Once,   when  I   worked  very  late,  I   was  coming  home   in  the  wee  hours  of  the  morning  on  the  Market  Street  Subway  portion  of  the  Frankford  El.     I   had  boarded  the  Frankford-bound  subway  at 15th Street.     The  car  was  empty.    I  picked  a  seat    and  opened  my  Philadelphia  Inquirer.  At  13th Street,    a  large  group  of   ladies  crowded  onto  the  train.   They  were  clearly  the  ladies   who  cleaned  the  offices  in  the  office  buildings  in   center  city  Philadelphia  late  at  night.  All  of  the  ladies  crowding  on to  my  car  were  speaking  Russian.   It  occurred  to  me  that   these  ladies  were  from  the  same  enclave  of  Russian-speaking  immigrants  as  the    people   whom    I  had  heard  speaking  Russian   in  my  neighborhood  near  the  Margaret-and-Orthodox  El  Station.   One  of  them  was  young  and  very  pretty.  The  others   were  middle-aged  babushkas  —  Russian  women,  middle-aged  or  older,     nicknamed  for   their  traditional  headgear,  the  babushka,  or  kerchief.  The  babushkas  were   doing  all  of  the  talking.  Although  I  still  couldn’t  follow  conversational  Russian  very  well,      I  could  tell  that  the  talk  was   risqué,  and  about  the  pretty  girl,  who  kept  smiling  guiltily,  and  blushing,  blushing,  blushing.

As  the  Russian  ladies  ignored  me,  it  dawned  on  me  that  they  were  assuming,  because  I  was  reading  an   English  language  newspaper,  that   I  could  not  understand  a  word  they  were  saying.     And,  for  the  most  part,  that  was  true.

But  I  realized  that  the  situation  was  nonetheless  ripe  for  a  good  Russian  language  practical  joke.

As  the  train  pulled  into  the  Margaret  and  Orthodox  Station,    I  got  up  from  my  seat,  and  as  I   began  to  squeeze  past  the   ladies  to   get  to  the  sliding  doors  I  said  a  single  Russian  term  out  loud…

Izz-vin-EE-tyah!”  —  “Excuse  me!”

All  of  the  ladies  looked  up  in  astonishment.      The  young  pretty  lady  blushed  blood  red  and  looked  at  me  with  an  uncertain   smile.  The  babushka  who  had  talked  longest  and  loudest   covered  her  mouth  with  her  hand.  And  I  smiled  broadly.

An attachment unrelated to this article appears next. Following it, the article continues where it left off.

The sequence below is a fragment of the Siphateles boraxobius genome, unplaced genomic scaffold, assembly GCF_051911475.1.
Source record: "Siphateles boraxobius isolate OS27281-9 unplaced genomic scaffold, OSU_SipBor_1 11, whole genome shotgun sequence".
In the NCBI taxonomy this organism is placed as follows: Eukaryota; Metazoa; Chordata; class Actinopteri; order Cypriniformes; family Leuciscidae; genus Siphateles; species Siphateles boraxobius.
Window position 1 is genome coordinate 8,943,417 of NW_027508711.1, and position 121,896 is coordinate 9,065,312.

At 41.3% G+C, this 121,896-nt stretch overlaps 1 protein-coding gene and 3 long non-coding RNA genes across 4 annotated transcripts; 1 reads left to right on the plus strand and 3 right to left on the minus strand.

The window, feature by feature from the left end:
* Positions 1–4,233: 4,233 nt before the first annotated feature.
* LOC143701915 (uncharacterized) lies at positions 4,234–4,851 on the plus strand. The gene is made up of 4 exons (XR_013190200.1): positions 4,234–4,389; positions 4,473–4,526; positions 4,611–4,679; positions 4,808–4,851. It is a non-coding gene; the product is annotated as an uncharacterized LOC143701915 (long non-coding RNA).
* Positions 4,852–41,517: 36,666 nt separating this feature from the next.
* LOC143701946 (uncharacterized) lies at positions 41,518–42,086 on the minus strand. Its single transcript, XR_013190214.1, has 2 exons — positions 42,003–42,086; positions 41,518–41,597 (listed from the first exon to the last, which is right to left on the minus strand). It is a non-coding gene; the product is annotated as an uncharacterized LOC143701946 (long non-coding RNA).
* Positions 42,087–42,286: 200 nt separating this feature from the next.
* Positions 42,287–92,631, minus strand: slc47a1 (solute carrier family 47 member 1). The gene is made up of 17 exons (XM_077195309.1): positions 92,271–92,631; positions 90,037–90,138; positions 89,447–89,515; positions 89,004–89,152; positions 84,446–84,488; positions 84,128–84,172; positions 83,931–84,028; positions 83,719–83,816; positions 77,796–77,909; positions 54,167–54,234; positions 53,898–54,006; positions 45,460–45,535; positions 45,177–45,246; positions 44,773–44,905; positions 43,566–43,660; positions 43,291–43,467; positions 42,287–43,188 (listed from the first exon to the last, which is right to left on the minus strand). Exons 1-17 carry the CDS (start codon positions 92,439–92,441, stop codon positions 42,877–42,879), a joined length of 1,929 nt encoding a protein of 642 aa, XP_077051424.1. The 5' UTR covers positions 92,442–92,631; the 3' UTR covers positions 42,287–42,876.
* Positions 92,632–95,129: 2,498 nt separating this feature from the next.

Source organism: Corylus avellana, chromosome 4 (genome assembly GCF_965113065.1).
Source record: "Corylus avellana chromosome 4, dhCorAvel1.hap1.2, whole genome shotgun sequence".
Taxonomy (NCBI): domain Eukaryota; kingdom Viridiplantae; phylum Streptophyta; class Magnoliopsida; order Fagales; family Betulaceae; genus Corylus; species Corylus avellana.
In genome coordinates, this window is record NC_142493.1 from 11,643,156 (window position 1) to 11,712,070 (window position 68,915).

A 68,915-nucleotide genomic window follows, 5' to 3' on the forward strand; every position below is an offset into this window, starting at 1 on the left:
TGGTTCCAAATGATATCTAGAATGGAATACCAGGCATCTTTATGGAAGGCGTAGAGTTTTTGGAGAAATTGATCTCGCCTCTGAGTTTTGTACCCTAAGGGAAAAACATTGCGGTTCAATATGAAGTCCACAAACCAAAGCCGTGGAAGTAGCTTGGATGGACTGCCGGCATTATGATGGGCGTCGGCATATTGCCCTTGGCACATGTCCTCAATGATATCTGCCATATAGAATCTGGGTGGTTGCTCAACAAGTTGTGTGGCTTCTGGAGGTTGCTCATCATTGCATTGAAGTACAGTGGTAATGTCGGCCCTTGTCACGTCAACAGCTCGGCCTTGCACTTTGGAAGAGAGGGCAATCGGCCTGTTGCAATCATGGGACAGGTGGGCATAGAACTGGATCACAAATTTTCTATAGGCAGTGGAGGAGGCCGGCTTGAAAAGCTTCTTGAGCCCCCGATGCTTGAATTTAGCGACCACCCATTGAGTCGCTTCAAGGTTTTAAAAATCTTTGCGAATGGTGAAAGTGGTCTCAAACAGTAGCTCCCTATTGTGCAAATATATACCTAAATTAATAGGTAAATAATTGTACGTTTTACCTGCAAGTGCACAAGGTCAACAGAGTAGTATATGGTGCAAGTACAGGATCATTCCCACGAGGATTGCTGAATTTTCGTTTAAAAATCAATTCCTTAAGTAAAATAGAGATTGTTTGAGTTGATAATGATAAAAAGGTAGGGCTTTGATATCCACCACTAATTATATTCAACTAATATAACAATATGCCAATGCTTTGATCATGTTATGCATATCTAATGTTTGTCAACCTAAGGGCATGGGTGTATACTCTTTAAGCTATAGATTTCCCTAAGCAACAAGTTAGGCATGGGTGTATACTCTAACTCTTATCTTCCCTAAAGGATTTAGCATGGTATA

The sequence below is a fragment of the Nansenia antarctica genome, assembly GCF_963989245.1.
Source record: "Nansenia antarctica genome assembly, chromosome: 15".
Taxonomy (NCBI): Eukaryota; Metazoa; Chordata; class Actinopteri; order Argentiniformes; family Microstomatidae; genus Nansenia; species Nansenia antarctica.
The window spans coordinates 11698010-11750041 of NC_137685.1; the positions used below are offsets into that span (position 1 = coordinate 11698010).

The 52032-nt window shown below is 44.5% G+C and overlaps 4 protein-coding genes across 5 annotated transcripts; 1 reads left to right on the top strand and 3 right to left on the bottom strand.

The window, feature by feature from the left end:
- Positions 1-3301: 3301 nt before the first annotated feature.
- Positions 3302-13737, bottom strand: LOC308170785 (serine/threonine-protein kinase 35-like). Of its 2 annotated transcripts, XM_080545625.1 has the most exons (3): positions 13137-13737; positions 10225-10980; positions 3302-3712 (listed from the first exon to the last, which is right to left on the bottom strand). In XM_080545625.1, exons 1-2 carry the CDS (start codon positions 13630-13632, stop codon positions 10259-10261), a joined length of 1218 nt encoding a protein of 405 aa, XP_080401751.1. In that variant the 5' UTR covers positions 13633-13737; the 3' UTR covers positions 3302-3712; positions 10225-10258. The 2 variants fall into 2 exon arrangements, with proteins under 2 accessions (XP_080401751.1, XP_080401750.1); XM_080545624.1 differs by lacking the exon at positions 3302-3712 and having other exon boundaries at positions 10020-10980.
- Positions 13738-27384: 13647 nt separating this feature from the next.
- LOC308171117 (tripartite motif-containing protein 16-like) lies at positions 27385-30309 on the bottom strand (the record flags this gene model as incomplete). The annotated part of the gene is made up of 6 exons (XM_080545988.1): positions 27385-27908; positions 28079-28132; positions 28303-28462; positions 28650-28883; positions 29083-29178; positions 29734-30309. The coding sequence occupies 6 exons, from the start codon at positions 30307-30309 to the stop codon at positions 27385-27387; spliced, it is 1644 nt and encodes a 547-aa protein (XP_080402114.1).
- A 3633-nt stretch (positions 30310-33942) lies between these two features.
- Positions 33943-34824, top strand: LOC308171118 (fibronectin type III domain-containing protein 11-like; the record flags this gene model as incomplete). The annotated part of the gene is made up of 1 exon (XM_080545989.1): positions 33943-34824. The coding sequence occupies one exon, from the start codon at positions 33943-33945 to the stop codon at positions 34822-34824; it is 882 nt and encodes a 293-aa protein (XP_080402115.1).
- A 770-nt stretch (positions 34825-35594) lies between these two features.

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Election Day Blues

Many  years  ago,  back  in  the  early  1970s,  I  had  grown  up
in  a  conservative  Republican  home,  in  our  neighborhood   around
Frankford  Stadium  on  Wakeling  Street,  the  23rd  Ward,  9th
Division.   Though  we  were  raised  that  way,  to  tell  the  truth  I
liked  the  personalities  on  the  other  side  of  the  political
fence  more  in  our  neighborhood.   Bill  Green,  III,  living  2
blocks  down  from  us  on  Wakeling  Street,  was  still  serving  in
Congress.      Timmy  Savage  was  still  just  a  Democratic
Committeeman  and  Ward  Leader,  decades  away  from  becoming  the
federal  judge   down  on  Market  Street.  Timmy’s  wife  Linda  was  a

But  politics  is  politics,  and  anyone  who  has  ever  been
involved   in  The  System  will  tell  you  that  politics  is  a  very
crazy  thing.    And  it  was,  that,  very  much,  then  —   even
in  quiet  little  23rd  Ward,  9th  Division  in  Frankford.

I  think  that  because  I  was  viewed  as  a  “young  egghead,”
at  a  particular  point   the  “Reps”  asked  me  to   run  for  Judge
of  Elections  in  our  little  voting  district,  a  2-day-a-year
job,    on  Election  Day  in  November    and  in  the  Spring
primaries.   I   had  worked  at  the  corner  store   for  years  in
our  neighborhood.      I  was  a  lector  at  Mass  in  St.  Martin’s
Church  on  Oxford  Circle.   So,  I  was  popular,  and  so
unfortunately  I  won  the  election.       On  election  days,   we’d
get  up  at  5:00  a.m.,  shower,  eat,  and  rush  down  to   Frankford
High  School  where   voting   occurred.     I  always  wondered,  as
we  moved  the  voting  machines  into  position  and  opened  them
up,    what  kind  of  bizarre  thing  would  happen  that  day  which
would  get  my  Fruit  of  the  Looms  all  knotted-up.


Every  year,  all  of  us  on  both  sides  of  the  political
fence,  Committeemen,  poll  watchers,  Inspectors  of  Election  and
I,  the  Judge  of  Elections,  were  mystified  by  one  particular
vote  cast  in  every   election  —   for  any  Socialist  Workers
Party  candidate  on  the  ballot.     Who,  among  our  neighbors,  in
the  conservative   9th  Division,  was  the  one  person  who
consistently  voted  for  the   Socialist  Workers  Party  candidate?
None  of  us  had  any  idea  at  all.     It  just  didn’t  suit
anyone  we  knew  in  the  9th  Division.

Until  finally  something  happened   which  enabled  me  to  solve  the  mystery.

Continue reading Election Day Blues